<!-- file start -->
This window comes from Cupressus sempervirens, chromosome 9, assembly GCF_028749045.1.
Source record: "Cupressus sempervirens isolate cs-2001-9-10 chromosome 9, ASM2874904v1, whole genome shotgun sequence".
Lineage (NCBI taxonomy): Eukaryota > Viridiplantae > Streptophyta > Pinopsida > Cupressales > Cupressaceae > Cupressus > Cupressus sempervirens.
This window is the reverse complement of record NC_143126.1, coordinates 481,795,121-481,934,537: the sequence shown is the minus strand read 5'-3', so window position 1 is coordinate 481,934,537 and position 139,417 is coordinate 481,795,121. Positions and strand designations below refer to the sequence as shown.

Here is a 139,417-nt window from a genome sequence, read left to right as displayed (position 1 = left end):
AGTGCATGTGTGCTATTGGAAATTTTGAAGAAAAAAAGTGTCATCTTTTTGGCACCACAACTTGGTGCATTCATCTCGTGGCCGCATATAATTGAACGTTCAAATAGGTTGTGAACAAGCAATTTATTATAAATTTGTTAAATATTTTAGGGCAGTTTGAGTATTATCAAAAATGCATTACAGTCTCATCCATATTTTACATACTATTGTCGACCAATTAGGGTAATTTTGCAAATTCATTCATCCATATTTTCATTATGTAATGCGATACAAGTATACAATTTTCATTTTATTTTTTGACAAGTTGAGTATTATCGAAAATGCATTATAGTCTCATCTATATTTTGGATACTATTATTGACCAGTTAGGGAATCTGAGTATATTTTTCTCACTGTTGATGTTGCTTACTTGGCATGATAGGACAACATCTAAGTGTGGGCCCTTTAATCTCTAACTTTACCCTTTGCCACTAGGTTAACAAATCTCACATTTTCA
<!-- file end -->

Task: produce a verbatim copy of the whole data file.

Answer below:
This window comes from Cupressus sempervirens, chromosome 9, assembly GCF_028749045.1.
Source record: "Cupressus sempervirens isolate cs-2001-9-10 chromosome 9, ASM2874904v1, whole genome shotgun sequence".
Lineage (NCBI taxonomy): Eukaryota > Viridiplantae > Streptophyta > Pinopsida > Cupressales > Cupressaceae > Cupressus > Cupressus sempervirens.
This window is the reverse complement of record NC_143126.1, coordinates 481,795,121-481,934,537: the sequence shown is the minus strand read 5'-3', so window position 1 is coordinate 481,934,537 and position 139,417 is coordinate 481,795,121. Positions and strand designations below refer to the sequence as shown.

Here is a 139,417-nt window from a genome sequence, read left to right as displayed (position 1 = left end):
AGTGCATGTGTGCTATTGGAAATTTTGAAGAAAAAAAGTGTCATCTTTTTGGCACCACAACTTGGTGCATTCATCTCGTGGCCGCATATAATTGAACGTTCAAATAGGTTGTGAACAAGCAATTTATTATAAATTTGTTAAATATTTTAGGGCAGTTTGAGTATTATCAAAAATGCATTACAGTCTCATCCATATTTTACATACTATTGTCGACCAATTAGGGTAATTTTGCAAATTCATTCATCCATATTTTCATTATGTAATGCGATACAAGTATACAATTTTCATTTTATTTTTTGACAAGTTGAGTATTATCGAAAATGCATTATAGTCTCATCTATATTTTGGATACTATTATTGACCAGTTAGGGAATCTGAGTATATTTTTCTCACTGTTGATGTTGCTTACTTGGCATGATAGGACAACATCTAAGTGTGGGCCCTTTAATCTCTAACTTTACCCTTTGCCACTAGGTTAACAAATCTCACATTTTCA